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Julia Phillips

From Wikipedia, the free encyclopedia

Julia Phillips
Julia Miller

(1944-04-07)April 7, 1944
DiedJanuary 1, 2002(2002-01-01) (aged 57)
OccupationFilm producer, author
Spouse(s)Michael Phillips (1966–74)
ChildrenKate Phillips-Wiczyk
Parent(s)Tanya and Adolph Miller

Julia Phillips (April 7, 1944 – January 1, 2002) was an American film producer and author. She co-produced with her husband, Michael (and others), three prominent films of the 1970s — The Sting, Taxi Driver, and Close Encounters of the Third Kind — and was the first female producer to win an Academy Award for Best Picture, for The Sting.

In 1991, Phillips published an infamous tell-all memoir of her years as a Hollywood producer, entitled You'll Never Eat Lunch in This Town Again, which became a bestseller.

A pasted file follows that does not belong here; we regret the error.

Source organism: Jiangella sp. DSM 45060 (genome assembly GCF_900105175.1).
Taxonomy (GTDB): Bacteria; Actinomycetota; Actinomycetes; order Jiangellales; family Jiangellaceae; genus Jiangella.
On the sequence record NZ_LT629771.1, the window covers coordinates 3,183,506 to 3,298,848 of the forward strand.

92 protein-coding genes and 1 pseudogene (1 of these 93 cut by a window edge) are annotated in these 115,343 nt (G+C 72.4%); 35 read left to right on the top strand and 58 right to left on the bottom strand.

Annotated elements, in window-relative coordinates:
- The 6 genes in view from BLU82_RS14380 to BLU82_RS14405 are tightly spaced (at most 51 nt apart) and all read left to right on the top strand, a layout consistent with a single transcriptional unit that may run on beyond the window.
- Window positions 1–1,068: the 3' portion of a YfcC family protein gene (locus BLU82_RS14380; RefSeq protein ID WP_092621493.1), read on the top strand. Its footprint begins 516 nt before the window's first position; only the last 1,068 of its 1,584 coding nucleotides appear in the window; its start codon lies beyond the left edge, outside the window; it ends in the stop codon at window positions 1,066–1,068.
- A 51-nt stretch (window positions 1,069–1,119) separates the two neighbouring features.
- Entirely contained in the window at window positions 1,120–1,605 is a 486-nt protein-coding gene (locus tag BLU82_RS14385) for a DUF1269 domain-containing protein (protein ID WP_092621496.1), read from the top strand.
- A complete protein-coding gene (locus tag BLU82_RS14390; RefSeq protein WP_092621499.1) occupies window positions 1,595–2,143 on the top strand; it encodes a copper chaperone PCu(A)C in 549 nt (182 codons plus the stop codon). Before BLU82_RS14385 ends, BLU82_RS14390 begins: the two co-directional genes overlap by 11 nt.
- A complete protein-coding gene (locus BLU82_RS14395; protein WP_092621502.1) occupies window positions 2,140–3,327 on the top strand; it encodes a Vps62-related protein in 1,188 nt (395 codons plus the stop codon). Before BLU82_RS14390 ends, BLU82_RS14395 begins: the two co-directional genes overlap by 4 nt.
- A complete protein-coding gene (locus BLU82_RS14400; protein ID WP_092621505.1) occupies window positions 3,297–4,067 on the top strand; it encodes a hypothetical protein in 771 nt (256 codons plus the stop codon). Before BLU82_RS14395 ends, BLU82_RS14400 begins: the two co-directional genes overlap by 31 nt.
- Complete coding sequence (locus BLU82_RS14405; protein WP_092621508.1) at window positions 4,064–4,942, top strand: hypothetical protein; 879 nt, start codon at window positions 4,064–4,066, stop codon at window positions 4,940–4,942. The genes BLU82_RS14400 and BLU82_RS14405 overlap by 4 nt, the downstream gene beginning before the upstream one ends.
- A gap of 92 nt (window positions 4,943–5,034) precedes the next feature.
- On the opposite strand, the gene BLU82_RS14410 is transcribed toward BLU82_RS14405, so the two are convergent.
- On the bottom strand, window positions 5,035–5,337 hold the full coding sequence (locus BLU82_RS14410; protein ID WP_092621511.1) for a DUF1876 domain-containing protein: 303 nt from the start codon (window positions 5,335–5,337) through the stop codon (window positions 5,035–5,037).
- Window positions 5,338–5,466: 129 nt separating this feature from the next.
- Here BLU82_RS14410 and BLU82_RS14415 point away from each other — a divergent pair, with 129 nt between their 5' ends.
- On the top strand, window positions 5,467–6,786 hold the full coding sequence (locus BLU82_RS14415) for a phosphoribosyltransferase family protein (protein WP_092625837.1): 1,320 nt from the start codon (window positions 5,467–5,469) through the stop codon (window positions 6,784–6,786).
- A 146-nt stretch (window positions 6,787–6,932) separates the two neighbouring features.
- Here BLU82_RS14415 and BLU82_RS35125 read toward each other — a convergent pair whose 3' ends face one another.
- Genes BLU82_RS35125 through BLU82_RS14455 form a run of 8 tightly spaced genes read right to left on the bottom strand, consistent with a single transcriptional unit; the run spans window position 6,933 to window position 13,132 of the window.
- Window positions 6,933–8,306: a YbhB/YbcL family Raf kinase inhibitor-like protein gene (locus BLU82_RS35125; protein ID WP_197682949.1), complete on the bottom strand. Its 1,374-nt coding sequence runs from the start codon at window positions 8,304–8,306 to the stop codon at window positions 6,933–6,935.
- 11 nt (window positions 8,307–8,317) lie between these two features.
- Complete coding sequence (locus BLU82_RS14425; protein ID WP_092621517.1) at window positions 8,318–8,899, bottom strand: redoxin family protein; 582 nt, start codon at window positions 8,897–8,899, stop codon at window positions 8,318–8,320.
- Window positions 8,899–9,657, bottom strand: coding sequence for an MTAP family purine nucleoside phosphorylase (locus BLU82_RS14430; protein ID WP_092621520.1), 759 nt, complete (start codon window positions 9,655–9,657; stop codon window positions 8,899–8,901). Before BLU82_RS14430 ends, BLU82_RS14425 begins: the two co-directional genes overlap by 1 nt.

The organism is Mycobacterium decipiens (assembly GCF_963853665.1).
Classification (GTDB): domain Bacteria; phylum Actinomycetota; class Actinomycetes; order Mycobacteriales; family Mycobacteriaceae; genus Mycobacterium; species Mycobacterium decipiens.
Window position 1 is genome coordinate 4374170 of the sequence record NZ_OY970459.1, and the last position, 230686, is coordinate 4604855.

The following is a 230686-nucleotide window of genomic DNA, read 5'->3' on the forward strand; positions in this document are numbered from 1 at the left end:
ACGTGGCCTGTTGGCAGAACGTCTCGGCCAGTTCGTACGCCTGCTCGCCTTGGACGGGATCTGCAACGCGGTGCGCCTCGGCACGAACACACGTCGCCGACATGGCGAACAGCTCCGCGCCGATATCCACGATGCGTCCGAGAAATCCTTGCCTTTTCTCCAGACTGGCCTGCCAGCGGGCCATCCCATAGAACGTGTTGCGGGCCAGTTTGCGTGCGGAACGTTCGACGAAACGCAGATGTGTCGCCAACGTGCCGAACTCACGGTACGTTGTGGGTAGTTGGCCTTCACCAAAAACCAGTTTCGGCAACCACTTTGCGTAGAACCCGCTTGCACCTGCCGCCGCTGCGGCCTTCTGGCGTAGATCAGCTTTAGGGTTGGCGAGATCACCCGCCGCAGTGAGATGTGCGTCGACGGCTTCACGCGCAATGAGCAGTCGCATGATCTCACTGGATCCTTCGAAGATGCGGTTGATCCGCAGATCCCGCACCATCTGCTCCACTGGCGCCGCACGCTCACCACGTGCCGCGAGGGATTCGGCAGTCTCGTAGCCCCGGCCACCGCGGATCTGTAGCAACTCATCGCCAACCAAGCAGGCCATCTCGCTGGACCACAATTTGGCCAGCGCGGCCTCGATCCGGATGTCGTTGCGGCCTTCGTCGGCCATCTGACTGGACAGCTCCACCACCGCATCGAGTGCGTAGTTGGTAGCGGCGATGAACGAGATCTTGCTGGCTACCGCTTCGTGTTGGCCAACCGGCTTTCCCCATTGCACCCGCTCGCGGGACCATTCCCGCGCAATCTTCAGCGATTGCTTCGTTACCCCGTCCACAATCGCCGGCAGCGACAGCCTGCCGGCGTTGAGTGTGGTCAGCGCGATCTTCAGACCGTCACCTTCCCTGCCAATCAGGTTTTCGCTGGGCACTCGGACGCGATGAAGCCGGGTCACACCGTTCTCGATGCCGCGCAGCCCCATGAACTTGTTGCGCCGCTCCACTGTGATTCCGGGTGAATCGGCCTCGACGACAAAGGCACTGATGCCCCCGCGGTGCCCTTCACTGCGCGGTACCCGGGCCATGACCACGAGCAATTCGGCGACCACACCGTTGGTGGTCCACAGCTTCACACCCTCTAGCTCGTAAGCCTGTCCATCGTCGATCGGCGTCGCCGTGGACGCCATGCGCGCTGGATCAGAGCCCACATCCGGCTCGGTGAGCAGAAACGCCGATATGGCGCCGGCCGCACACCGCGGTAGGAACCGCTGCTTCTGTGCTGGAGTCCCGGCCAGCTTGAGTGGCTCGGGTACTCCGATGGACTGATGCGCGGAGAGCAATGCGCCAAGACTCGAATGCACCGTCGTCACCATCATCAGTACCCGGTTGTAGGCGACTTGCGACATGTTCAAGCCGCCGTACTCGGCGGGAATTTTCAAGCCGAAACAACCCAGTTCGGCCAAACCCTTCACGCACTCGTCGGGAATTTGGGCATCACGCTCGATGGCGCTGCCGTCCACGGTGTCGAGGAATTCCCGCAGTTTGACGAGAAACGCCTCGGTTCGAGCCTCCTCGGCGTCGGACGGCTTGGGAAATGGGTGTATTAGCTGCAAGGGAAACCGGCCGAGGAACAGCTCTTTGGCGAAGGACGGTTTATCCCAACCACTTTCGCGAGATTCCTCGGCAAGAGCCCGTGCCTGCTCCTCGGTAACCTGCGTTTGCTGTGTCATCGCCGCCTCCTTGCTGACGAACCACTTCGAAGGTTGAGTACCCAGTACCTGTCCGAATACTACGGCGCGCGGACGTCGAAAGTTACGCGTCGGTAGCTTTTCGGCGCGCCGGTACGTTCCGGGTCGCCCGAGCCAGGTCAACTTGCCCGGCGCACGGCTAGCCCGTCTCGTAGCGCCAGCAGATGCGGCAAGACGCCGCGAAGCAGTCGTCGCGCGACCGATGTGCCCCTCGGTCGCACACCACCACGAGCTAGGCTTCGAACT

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Early life

Born Julia Miller to a Polish Jewish family[1][2] in New York City, the daughter of Tanya and Adolph Miller.[1] Her father was a chemical engineer[1] who worked on the atomic bomb project;[1] her mother was a writer who became addicted to prescription drugs.[1] She grew up in Brooklyn, Great Neck, New York, and Milwaukee.[2] In 1965, she received a bachelor's degree in political science from Mount Holyoke College and in 1966, she married Michael Phillips. After school, she worked as book section editor at the Ladies' Home Journal and then as a story editor for Paramount Pictures.[2] In 1971, she and her husband, who had been a securities analyst for two years, moved to California to produce their first film, Steelyard Blues with Jane Fonda and Donald Sutherland, released in 1973.[3]

Film career